On the return of the forces those who had scoffed at the Colored Troops on the march out were silent.
Nearly all the wounded were brought off though we had not an Ambulance in the command. The Negro 'soldiers preferred present suffering to being murdered at the hands of a cruel enemy. I saw one man riding with his arm off another shot, through the lungs and another shot through both hips.
Such of the Colored Soldiers as fell into the hands of the Enemy during the battle were brutally murdered. The Negroes did not retaliate but treated the Rebel wounded with great kindness, carrying them water in their canteens and doing all they could to alleviate the sufferings of those whom the fortunes of war had placed in their hands. Col. Wade handled his command with skill bravery and good judgment, evincing his capacity to command a much larger force. I am General Very Respectfully Your Obedient. Servant
James S Brisbiny
*I.e., disabled or diseased horses that had been only partly
Ira Berlin, Free At Last, p489
“According to a captain in the 13th Kentucky Cavalry, a regiment that so opposed the enlistment of blacks that some of its men nearly murdered a recruiting officer for the USCT. he and his comrades "never saw troops fight like they did. The rebels were firing on them with grape and canister and were mowing them down by the Score but others kept straight on."
J. T. Glatthaar, Forged in Battle, p165
Patsy Leach remained in bondage while her husband was fighting for their freedom at Saltville. She probably never knew of how brave her husband and his unit fought at the Salt Works Va. She would have been proud of her husband and her race.
I am a widow and belonged to Warren Wiley of Woodford County Ky. My husband Julius Leach was a member of Co. D. 5" U.S. C[olored].Cavalry and was killed at the Salt Works Va. about six months ago. When he enlisted sometime in the fall of 1864 he belonged to Sarah Martin Scott County Ky. He had only been about a month in the service when he was killed. I was living with aforesaid Wiley when he died.
About three weeks after my husband enlisted a Company of Colored soldiers passed our house and I was there in the garden and looked at them as they passed. My master had been watching me and when the soldiers had gone I went into the kitchen. My master followed me and Knocked me to the floor senseless saying as he did so, "You have been looking at them darned Nigger Soldiers"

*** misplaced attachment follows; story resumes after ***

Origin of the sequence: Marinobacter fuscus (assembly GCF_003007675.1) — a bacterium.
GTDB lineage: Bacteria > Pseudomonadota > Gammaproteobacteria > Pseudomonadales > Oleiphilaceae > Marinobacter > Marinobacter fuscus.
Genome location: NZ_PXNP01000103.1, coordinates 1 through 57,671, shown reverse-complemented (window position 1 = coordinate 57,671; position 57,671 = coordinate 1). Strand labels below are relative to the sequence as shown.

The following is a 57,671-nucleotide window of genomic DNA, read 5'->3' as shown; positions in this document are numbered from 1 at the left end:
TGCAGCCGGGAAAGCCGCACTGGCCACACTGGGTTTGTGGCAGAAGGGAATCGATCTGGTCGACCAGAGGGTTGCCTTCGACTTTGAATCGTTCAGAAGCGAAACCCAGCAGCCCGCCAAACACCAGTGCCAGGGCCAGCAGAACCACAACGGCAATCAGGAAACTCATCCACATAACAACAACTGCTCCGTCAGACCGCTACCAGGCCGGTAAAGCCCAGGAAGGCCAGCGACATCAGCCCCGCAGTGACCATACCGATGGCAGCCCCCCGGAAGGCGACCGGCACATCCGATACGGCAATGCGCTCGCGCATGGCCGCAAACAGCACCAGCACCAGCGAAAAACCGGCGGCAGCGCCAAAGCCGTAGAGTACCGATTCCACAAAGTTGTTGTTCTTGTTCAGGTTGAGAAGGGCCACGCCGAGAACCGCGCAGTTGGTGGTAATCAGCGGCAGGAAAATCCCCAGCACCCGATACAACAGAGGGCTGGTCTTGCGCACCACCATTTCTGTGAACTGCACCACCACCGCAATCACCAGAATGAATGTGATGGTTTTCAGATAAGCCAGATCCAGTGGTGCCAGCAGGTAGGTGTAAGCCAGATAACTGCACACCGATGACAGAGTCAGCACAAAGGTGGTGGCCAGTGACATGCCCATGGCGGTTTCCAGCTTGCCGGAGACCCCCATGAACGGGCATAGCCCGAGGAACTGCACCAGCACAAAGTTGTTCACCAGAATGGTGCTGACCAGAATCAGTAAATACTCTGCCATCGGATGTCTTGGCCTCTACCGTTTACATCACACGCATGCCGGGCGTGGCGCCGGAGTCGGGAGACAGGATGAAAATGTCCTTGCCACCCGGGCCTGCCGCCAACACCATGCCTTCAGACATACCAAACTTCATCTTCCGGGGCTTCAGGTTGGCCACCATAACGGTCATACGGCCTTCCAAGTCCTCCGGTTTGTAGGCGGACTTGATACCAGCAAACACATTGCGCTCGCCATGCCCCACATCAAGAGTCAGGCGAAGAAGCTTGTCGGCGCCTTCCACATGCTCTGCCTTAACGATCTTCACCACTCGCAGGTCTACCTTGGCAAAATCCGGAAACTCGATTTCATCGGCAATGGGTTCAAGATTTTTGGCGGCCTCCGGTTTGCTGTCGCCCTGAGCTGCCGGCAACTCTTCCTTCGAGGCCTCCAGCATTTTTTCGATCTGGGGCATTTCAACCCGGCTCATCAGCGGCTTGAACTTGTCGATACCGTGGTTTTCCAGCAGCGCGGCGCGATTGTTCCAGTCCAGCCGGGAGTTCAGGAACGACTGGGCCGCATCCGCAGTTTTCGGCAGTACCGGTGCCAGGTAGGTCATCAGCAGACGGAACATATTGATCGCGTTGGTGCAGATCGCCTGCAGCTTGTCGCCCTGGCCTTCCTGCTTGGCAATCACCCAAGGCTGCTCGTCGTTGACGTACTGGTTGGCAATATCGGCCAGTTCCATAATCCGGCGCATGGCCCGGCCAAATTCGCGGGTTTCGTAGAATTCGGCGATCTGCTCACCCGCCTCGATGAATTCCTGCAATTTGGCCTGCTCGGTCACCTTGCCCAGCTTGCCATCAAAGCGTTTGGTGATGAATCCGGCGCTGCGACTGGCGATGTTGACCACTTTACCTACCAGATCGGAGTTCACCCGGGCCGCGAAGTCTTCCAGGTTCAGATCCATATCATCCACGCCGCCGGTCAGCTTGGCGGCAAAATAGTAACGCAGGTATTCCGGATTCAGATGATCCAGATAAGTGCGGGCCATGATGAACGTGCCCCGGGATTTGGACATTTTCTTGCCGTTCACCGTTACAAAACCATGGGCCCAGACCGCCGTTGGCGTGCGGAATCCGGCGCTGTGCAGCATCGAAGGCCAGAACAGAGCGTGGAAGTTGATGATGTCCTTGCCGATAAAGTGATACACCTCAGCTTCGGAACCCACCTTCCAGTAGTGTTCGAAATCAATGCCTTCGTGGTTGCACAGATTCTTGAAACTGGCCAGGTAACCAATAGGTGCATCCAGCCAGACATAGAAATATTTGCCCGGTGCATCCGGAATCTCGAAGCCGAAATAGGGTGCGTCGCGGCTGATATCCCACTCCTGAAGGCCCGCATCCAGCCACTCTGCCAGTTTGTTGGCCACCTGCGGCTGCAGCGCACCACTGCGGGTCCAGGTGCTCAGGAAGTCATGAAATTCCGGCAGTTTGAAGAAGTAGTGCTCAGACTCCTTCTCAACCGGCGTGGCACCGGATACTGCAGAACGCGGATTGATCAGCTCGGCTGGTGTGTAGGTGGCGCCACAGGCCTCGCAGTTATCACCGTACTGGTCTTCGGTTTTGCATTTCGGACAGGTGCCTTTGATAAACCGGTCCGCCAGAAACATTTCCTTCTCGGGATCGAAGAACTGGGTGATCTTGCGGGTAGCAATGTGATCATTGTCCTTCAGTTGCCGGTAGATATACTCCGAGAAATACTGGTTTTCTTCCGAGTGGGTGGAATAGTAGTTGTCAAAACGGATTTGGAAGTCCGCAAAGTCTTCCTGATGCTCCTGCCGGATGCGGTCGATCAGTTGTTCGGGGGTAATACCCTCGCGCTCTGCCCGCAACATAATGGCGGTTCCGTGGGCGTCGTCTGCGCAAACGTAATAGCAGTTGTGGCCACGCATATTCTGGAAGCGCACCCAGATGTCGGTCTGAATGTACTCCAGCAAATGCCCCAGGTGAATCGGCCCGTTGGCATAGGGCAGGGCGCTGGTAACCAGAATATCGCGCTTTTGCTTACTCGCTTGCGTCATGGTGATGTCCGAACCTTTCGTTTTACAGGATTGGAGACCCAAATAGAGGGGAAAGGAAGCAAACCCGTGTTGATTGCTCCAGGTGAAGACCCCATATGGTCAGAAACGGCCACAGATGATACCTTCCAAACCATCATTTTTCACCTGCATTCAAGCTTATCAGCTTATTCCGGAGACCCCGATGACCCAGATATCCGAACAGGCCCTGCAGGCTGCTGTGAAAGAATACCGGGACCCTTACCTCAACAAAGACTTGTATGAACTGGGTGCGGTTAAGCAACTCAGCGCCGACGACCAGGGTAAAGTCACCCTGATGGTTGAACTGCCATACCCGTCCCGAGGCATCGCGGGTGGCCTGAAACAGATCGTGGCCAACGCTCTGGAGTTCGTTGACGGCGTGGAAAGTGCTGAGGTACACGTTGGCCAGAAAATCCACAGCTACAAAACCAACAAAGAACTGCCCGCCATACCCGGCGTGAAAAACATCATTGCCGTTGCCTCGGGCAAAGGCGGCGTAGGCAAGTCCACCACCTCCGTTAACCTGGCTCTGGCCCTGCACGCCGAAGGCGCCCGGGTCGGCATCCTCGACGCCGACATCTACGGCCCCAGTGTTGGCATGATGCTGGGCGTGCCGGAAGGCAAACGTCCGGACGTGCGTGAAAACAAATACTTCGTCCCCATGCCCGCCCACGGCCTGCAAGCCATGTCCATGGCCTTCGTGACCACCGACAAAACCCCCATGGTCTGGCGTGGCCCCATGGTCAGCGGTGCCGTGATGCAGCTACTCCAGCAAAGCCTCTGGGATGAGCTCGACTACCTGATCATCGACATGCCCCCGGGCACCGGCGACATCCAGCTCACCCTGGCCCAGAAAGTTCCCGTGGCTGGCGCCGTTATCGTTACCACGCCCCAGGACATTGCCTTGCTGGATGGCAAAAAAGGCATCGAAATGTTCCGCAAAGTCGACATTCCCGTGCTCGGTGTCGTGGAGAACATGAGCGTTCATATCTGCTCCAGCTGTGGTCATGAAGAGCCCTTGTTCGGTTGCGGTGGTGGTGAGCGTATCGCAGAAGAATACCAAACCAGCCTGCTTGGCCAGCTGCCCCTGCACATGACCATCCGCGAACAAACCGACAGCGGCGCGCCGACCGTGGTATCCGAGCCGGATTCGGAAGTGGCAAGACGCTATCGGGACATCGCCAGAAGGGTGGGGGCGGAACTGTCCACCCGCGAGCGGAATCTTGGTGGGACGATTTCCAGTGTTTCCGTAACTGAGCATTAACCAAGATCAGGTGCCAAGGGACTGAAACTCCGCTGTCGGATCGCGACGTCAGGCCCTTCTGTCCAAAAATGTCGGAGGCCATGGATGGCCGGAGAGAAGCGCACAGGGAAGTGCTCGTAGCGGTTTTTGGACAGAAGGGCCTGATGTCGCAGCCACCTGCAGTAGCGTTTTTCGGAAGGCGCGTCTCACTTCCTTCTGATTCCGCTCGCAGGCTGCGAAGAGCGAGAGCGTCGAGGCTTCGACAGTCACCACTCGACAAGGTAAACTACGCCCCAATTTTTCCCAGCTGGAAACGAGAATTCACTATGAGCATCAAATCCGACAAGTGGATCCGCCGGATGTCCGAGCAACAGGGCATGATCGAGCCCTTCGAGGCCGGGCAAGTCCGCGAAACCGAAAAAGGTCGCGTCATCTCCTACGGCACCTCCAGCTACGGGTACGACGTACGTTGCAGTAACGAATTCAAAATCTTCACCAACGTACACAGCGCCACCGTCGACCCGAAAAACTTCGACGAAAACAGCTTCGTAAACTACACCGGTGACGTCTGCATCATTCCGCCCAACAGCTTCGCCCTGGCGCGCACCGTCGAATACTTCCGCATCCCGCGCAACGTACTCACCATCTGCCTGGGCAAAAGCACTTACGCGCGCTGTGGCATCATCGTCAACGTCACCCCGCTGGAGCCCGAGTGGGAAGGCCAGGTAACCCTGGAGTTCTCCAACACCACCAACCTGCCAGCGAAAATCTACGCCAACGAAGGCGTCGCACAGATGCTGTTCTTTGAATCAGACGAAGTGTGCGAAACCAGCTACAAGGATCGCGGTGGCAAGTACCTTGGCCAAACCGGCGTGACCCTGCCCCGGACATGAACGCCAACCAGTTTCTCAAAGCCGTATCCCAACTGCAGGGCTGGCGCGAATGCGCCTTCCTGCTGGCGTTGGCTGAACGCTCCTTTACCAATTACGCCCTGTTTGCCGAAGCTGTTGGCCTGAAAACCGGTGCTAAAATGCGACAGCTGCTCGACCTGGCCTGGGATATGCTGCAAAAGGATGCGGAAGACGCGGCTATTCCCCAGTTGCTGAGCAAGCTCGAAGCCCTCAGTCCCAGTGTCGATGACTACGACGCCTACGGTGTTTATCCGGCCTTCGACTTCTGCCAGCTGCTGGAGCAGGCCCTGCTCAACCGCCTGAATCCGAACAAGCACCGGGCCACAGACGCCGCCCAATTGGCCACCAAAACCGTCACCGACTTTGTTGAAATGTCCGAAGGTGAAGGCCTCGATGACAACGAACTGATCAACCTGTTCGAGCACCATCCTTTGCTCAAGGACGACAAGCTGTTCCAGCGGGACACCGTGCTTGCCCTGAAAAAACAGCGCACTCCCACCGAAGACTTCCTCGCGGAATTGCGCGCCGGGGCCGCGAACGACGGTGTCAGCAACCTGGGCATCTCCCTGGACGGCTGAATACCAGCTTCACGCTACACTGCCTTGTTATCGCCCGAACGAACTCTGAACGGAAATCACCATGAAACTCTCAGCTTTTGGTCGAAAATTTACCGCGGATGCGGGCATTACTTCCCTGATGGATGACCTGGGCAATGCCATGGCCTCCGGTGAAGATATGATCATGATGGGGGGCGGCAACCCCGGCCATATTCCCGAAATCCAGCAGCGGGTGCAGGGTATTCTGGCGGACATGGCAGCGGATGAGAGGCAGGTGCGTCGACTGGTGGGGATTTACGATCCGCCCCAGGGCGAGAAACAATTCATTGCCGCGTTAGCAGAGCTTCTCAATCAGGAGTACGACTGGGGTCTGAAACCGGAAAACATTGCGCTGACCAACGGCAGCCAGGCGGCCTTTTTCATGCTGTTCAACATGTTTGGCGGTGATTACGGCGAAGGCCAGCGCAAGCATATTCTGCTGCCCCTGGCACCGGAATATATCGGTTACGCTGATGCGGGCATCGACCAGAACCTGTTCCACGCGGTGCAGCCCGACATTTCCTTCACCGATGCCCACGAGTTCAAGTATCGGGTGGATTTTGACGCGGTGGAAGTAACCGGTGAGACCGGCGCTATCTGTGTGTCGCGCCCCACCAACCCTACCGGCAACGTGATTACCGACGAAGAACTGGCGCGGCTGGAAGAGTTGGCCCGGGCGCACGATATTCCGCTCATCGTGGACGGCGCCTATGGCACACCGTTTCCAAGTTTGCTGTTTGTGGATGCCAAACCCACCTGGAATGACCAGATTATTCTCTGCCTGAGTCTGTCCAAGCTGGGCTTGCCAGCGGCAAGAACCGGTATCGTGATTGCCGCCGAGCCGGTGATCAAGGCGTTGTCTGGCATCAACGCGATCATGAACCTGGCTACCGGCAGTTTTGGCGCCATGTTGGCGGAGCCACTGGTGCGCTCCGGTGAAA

When I recovered my senses he beat me with a cowhide. When my husband was Killed my master whipped me severely saying my husband had gone into the army to fight against white folks and he my master would let me know that I was foolish to let my husband go he would "take it out of my back," he would "Kill me by piecemeal" and he hoped "that the last one of the nigger soldiers would be Killed" He whipped me twice after that using similar expressions
The last whipping he gave me he took me into the Kitchen tied my hands tore all my clothes off until I was entirely naked, bent me down, placed my head between his Knees, then whipped me most unmercifully until my back was lacerated all over, the blood oozing out in several places so that I could not wear my underclothes without their becoming saturated with blood.
The marks are still visible on my back. On this and other occasions my master whipped me for no other cause than my husband having enlisted. When he had whipped me he said "never mind God dam you when I am done with you tomorrow you never will live no more." I knew he would carry out his threats so that night about 10 o'clock I took my babe and traveled to Arnolds Depot where I took the Cars to Lexington
I have five children, I left them all with my master except the youngest and I want to get them but I dare not go near my master knowing he would whip me again. My master is a Rebel Sympathizer and often sends Boxes of Goods to Rebel prisoners. And further Deponent saith not.
Ira Berlin, Free At Last, p400